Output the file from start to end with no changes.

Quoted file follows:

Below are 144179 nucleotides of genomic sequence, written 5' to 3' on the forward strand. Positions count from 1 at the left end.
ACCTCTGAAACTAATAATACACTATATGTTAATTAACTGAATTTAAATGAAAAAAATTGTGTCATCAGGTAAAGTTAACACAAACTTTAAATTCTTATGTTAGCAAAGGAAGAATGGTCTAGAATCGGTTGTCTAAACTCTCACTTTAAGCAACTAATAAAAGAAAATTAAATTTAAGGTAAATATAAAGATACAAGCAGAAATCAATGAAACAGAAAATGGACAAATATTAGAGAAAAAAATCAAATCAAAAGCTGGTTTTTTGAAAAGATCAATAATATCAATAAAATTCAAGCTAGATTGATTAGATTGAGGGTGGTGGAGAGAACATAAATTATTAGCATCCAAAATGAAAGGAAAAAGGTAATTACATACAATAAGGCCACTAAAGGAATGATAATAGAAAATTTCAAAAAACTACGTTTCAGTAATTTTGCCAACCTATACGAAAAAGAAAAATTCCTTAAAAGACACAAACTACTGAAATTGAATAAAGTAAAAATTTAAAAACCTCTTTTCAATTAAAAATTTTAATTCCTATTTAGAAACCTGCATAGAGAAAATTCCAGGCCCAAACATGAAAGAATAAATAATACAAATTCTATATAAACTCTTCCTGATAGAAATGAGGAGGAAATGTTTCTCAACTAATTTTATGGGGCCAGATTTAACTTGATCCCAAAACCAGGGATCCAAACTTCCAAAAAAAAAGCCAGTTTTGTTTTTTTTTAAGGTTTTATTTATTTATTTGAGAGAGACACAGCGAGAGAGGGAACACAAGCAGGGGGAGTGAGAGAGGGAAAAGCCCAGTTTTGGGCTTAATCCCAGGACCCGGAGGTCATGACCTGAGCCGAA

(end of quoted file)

Below are 144179 nucleotides of genomic sequence, written 5' to 3' on the forward strand. Positions count from 1 at the left end.
ACCTCTGAAACTAATAATACACTATATGTTAATTAACTGAATTTAAATGAAAAAAATTGTGTCATCAGGTAAAGTTAACACAAACTTTAAATTCTTATGTTAGCAAAGGAAGAATGGTCTAGAATCGGTTGTCTAAACTCTCACTTTAAGCAACTAATAAAAGAAAATTAAATTTAAGGTAAATATAAAGATACAAGCAGAAATCAATGAAACAGAAAATGGACAAATATTAGAGAAAAAAATCAAATCAAAAGCTGGTTTTTTGAAAAGATCAATAATATCAATAAAATTCAAGCTAGATTGATTAGATTGAGGGTGGTGGAGAGAACATAAATTATTAGCATCCAAAATGAAAGGAAAAAGGTAATTACATACAATAAGGCCACTAAAGGAATGATAATAGAAAATTTCAAAAAACTACGTTTCAGTAATTTTGCCAACCTATACGAAAAAGAAAAATTCCTTAAAAGACACAAACTACTGAAATTGAATAAAGTAAAAATTTAAAAACCTCTTTTCAATTAAAAATTTTAATTCCTATTTAGAAACCTGCATAGAGAAAATTCCAGGCCCAAACATGAAAGAATAAATAATACAAATTCTATATAAACTCTTCCTGATAGAAATGAGGAGGAAATGTTTCTCAACTAATTTTATGGGGCCAGATTTAACTTGATCCCAAAACCAGGGATCCAAACTTCCAAAAAAAAAGCCAGTTTTGTTTTTTTTTAAGGTTTTATTTATTTATTTGAGAGAGACACAGCGAGAGAGGGAACACAAGCAGGGGGAGTGAGAGAGGGAAAAGCCCAGTTTTGGGCTTAATCCCAGGACCCGGAGGTCATGACCTGAGCCGAA